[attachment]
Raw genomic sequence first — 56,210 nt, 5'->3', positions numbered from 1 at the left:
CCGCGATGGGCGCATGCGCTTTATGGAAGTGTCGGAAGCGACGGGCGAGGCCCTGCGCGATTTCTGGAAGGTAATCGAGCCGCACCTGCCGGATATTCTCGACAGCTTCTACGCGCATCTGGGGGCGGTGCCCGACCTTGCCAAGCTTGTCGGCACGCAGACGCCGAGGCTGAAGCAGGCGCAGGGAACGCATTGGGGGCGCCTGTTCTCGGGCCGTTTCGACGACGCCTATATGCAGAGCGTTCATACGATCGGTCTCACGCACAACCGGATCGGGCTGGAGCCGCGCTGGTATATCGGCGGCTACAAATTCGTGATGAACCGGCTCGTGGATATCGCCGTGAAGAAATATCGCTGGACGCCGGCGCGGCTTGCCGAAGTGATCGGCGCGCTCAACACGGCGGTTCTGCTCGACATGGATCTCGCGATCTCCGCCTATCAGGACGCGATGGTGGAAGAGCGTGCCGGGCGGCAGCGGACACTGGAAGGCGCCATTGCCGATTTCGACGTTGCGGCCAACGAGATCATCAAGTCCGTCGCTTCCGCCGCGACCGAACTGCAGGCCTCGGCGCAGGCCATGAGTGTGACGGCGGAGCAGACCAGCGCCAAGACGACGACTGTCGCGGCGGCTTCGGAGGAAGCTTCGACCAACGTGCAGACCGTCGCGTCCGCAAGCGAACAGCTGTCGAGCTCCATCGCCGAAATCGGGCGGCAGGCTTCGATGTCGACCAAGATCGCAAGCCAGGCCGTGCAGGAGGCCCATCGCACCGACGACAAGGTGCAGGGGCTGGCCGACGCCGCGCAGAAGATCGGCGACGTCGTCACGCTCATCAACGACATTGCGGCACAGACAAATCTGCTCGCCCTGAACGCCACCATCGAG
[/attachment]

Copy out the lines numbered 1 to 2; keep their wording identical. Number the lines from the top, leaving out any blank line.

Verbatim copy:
Raw genomic sequence first — 56,210 nt, 5'->3', positions numbered from 1 at the left:
CCGCGATGGGCGCATGCGCTTTATGGAAGTGTCGGAAGCGACGGGCGAGGCCCTGCGCGATTTCTGGAAGGTAATCGAGCCGCACCTGCCGGATATTCTCGACAGCTTCTACGCGCATCTGGGGGCGGTGCCCGACCTTGCCAAGCTTGTCGGCACGCAGACGCCGAGGCTGAAGCAGGCGCAGGGAACGCATTGGGGGCGCCTGTTCTCGGGCCGTTTCGACGACGCCTATATGCAGAGCGTTCATACGATCGGTCTCACGCACAACCGGATCGGGCTGGAGCCGCGCTGGTATATCGGCGGCTACAAATTCGTGATGAACCGGCTCGTGGATATCGCCGTGAAGAAATATCGCTGGACGCCGGCGCGGCTTGCCGAAGTGATCGGCGCGCTCAACACGGCGGTTCTGCTCGACATGGATCTCGCGATCTCCGCCTATCAGGACGCGATGGTGGAAGAGCGTGCCGGGCGGCAGCGGACACTGGAAGGCGCCATTGCCGATTTCGACGTTGCGGCCAACGAGATCATCAAGTCCGTCGCTTCCGCCGCGACCGAACTGCAGGCCTCGGCGCAGGCCATGAGTGTGACGGCGGAGCAGACCAGCGCCAAGACGACGACTGTCGCGGCGGCTTCGGAGGAAGCTTCGACCAACGTGCAGACCGTCGCGTCCGCAAGCGAACAGCTGTCGAGCTCCATCGCCGAAATCGGGCGGCAGGCTTCGATGTCGACCAAGATCGCAAGCCAGGCCGTGCAGGAGGCCCATCGCACCGACGACAAGGTGCAGGGGCTGGCCGACGCCGCGCAGAAGATCGGCGACGTCGTCACGCTCATCAACGACATTGCGGCACAGACAAATCTGCTCGCCCTGAACGCCACCATCGAG